Best Views: This hike provides ample photographic opportunities from the lake itself, to the beautiful canyon that it sits in. Bring a tripod for longer exposure shots of the waterfalls along the way and above the lake. Take advantage of the early morning or evening light to photograph this beautiful ecosystem. The water is crystal clear which presents cool opportunities for photographing the small fish in the pond as well.

Hanging Lake My Trip: October 2016

Our first visit to Hanging Lake capped off a mini “road trip” that my girlfriend and I were able to take around the state during the fall. Knowing full well how popular Hanging Lake gets, we decided to plan this destination for a weekday and arrived right around 7AM. When we arrived in the parking lot there were maybe 2 or 3 other cars there so we were excited for the lack of people our hike up would bring. Once we made our way over to the trailhead (follow the paved path along the Colorado River) the trail turned to dirt and made for quite an easy hike up. Along the way the trail passed over Dead Horse Creek quite a few times which made for some nice photo opportunities, especially if you were looking to do some longer exposure shots.


The one part of the trail that I struggled to love or hate were the mile markers along the way. It’s hard to forget the distance you’ve gone when you have a wooden sign every half mile telling you where you are at. This really speaks volumes to the number of tourists and inexperienced hikers who frequent this beauty every day.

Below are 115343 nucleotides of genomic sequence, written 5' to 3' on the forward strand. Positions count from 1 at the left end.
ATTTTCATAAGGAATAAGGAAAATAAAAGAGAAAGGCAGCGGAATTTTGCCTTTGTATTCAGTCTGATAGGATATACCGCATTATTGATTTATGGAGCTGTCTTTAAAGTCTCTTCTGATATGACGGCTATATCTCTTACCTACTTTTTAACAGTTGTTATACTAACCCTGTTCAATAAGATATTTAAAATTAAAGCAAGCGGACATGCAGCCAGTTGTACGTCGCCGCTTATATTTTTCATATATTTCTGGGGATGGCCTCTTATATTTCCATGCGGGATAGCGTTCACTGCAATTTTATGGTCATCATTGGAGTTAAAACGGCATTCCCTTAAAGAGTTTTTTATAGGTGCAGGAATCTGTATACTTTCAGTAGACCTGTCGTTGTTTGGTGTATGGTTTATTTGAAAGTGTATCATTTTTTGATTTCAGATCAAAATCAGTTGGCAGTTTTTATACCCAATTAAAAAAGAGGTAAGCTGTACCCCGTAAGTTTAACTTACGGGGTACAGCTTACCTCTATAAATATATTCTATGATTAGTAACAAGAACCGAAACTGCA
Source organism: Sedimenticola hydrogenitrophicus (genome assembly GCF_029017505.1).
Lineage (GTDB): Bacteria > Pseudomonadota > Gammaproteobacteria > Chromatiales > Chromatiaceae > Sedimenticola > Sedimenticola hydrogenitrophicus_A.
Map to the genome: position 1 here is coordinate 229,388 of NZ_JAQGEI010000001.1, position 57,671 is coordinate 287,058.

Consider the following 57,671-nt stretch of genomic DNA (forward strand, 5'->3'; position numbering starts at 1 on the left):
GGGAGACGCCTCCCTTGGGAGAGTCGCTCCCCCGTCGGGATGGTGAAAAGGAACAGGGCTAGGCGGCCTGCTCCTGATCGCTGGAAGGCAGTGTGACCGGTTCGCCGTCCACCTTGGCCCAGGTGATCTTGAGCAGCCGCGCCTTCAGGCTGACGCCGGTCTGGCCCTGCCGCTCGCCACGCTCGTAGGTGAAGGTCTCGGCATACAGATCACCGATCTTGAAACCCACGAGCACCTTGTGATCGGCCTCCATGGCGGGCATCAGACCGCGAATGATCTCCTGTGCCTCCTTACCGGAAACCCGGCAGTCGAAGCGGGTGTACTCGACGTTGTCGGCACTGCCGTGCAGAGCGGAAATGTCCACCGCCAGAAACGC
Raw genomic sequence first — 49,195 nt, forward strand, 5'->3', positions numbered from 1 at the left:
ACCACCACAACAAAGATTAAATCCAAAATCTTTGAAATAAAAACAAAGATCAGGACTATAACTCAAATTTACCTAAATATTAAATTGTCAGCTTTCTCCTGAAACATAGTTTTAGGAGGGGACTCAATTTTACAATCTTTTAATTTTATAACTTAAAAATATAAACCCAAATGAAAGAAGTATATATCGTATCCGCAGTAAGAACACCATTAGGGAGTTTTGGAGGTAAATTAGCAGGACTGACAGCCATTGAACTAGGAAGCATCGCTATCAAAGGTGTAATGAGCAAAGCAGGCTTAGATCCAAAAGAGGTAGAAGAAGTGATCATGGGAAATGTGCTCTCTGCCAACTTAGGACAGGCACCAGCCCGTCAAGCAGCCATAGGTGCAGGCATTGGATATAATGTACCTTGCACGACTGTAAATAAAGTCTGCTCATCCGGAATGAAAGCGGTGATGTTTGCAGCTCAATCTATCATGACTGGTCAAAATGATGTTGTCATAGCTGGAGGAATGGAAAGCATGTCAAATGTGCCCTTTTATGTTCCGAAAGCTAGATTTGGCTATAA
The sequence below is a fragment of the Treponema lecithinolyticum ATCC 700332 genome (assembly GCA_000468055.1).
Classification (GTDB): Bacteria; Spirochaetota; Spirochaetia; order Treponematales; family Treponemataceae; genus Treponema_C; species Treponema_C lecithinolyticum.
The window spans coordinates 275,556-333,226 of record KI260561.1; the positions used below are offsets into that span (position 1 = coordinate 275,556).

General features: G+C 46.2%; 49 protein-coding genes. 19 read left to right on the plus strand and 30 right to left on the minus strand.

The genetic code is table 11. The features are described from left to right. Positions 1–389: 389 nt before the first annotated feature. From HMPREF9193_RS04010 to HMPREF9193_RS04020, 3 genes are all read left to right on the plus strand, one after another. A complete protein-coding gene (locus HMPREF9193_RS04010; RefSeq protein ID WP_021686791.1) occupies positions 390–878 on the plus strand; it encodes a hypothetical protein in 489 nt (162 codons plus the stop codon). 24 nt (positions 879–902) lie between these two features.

Towards the end of the trail, right before we reached the lake, we arrived at some stairs built into the side of the valley that take you up to the lake itself. Although it was not crowded when we went, we found ourselves stuck behind a group of slower hikers which was a bit tricky when navigating the narrow stairs. I would recommend that when you arrive at this part of the trail, look ahead and around you to decide how you should proceed, who you should let pass etc. Your fellow hikers will appreciate it.


Once we arrived at the lake, we were greeted by the unique ecosystem that has formed in this little pocket of forest over thousands of years. It really is a beautiful spot that I could spend hours taking pictures, exploring and enjoying. After some time at the lake, we headed back down and ran into several other groups of people just starting their hike. Hanging Lake was a beautiful way to start our last day on our “coloroad trip”and is a hike I would recommend to all levels of hikers. 


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Virtual sherpa provides free trail guides to hikes in Colorado & beyond. Whether you are hiking a "14er," visiting a National Park or trying to plan your next winter trip to the mountains, I have you covered. From virtual trail guides to gear reviews to hiking tips, my website and YouTube channel has it all! Visit my website here: https://www.thevirtualsherpa.com/ Visit my YouTube Channel here: https://www.youtube.com/thevirtualsherpa